66 Suggested Reading/Bibliography Norman, Thomas L. Risk Analysis and Security Countermeasure Selection, Boca Raton: CRC Press, 2010.Peck, Helen. Supply Chain Vulnerability, Risk, Robustness & Resilience, PowerPoint Presentation, a synopsis of Mangan, Lalwani and Butcher’s work published in: Global Logistics and Supply Chain Management, Hoboken, NJ: John Wiley & Sons, 2008.Ponemon Institute Cost of Data Breach Study: Global Analysis, Benchmark research sponsored by IBM and independently conducted by Ponemon Institute LLC., Traverse City, MI: 2014.PwC. A Practical Guide to Risk Assessment: How Principles-Based Assessment Enables Organizations to Take the Right Risks, PwC: December 2008.PwC. From Vulnerable to Valuable: How Integrity Can Transform a Supply Chain – Achieving Operational Excellence Series, PwC : December 2008.Rice, James B. and Spayd, Philip W. Investing in Supply Chain Security: Collateral Benefits, Washington, DC: IBM Center for the Business of Government, May 2005.Schuh, Christian., et al., Supplier Relationship Management: How to Maximize Vendor Value and Opportunity, New York: A. T. Kearney Inc., 2014.
67 Suggested Reading/Bibliography Schuh, Christian. et al., The Purchasing Chessboard: 64 Methods to Reduce Cost and Increase Value with Vendors, New York: A. T. Kearney Inc., 2009 (Kindle Locations 2-4). Kindle Edition. Telecommunications Industry Association (TIA). Securing the Network: Cybersecurity Recommendations for Critical Infrastructure and the Global Supply Chain, Portable Document File (pdf) document on the TIA website, date of publication: July 20, accessed March 23, 2015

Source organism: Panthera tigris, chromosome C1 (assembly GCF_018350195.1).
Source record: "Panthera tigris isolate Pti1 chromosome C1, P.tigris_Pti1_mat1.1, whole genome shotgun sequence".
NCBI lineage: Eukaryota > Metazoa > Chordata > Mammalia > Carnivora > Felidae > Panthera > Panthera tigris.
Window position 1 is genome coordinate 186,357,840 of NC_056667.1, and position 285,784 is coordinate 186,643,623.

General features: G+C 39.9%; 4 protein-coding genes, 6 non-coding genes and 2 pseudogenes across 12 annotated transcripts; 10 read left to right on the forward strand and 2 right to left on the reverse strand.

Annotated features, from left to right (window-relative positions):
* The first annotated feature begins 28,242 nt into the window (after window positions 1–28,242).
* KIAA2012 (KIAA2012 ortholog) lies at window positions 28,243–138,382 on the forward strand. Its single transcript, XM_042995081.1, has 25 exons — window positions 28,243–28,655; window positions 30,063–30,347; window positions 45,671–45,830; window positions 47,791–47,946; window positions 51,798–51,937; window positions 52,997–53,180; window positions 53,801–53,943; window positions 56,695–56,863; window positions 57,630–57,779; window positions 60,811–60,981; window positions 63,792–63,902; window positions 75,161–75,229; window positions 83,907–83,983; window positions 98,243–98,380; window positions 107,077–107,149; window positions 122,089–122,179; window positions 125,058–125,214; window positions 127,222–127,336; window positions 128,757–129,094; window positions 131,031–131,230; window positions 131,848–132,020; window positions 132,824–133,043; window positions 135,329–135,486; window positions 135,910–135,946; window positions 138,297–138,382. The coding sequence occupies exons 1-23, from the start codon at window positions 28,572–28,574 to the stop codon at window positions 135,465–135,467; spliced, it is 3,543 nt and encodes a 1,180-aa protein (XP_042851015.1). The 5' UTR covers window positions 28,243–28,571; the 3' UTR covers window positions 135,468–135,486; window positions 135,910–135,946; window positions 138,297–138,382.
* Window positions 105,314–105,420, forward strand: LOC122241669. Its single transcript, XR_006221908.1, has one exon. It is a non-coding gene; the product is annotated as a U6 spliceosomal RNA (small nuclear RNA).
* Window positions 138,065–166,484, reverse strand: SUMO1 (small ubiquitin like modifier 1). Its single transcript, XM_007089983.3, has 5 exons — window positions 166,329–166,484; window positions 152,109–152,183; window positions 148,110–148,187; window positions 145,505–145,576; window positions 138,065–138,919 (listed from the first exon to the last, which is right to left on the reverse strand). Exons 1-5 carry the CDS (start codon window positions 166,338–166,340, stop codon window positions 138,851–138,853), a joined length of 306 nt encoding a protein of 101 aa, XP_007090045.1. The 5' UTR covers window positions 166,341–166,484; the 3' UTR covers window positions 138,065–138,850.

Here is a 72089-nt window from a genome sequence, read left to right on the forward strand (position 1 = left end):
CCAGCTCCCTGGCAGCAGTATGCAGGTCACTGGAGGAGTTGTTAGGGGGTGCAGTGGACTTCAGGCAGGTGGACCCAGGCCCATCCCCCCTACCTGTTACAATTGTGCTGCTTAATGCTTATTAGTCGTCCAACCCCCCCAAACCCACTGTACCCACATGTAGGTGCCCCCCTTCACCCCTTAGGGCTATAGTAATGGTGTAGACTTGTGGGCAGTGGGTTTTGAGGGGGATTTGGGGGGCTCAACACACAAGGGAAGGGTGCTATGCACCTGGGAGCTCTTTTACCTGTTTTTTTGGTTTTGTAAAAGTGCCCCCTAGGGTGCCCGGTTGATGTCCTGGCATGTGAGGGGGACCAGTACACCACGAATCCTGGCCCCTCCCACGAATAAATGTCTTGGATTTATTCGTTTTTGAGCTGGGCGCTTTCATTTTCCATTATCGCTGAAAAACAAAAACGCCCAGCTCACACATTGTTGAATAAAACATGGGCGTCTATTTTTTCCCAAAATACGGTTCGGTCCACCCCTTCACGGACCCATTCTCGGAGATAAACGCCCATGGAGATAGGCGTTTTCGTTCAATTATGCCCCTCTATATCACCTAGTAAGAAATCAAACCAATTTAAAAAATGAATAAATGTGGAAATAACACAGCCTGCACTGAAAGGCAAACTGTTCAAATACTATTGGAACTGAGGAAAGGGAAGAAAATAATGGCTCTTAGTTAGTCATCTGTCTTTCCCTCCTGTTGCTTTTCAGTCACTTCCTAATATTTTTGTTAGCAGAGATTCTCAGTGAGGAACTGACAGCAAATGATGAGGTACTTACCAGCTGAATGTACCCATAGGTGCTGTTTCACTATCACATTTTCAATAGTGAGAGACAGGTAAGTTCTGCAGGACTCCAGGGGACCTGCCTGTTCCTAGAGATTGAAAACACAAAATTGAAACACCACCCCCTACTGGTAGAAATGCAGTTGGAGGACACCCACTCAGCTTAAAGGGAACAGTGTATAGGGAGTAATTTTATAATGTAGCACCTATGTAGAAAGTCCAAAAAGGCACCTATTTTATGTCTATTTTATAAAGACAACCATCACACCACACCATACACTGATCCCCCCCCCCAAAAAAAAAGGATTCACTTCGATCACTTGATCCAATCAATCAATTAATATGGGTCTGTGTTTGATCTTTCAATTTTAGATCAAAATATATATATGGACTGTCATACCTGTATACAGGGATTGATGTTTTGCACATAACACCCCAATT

68 Supply Chain Risk Management Videos https://youtu.be/bbZiGYmTbcwEmeritus Professor Martin Christopher, Marketing and Logistics, SCM Key Challenges – Cranfield University School of Business – duration 8:31https://youtu.be/lTAbPvivDxsPeter Foster, Cyber Breach Response Plans – Willis TV – June 19, 2015 – duration 2:54https://youtu.be/ISrjWW9_O0ISharon Lindstrom, Managing Supply Chain Disruptions: How are Manufacturers Today Viewing Supply Chain Risk – Protiviti Risk and Business Consulting – November 12, 2012 – duration 3:14https://youtu.be/cq1PL1eo4ZUProfessor Brian Squire, Information, Decision and Operations Group, Supply Chain Risk Management – University of Bath – September 6, 2013 – duration 4:38https://youtu.be/-zIyGpRar24Tom Teixeira, Supply Chain Risk in a Global Economy – Willis TV – November 18, 2013 – duration 4:19https://youtu.be/QlZ6TyUaYpwProfessor Richard Wilding, Supply Chain Risk Reduction – Cranfield University School of Business – June 16, duration 5:57https://youtu.be/9AbCuAexUgUJoe Yacura, Supply Chain: Understanding Risk Factors – Information Systems Group (ISG) – duration 7:58 for segment on cyber security (play 15:17 to 23:15) – total duration 28:45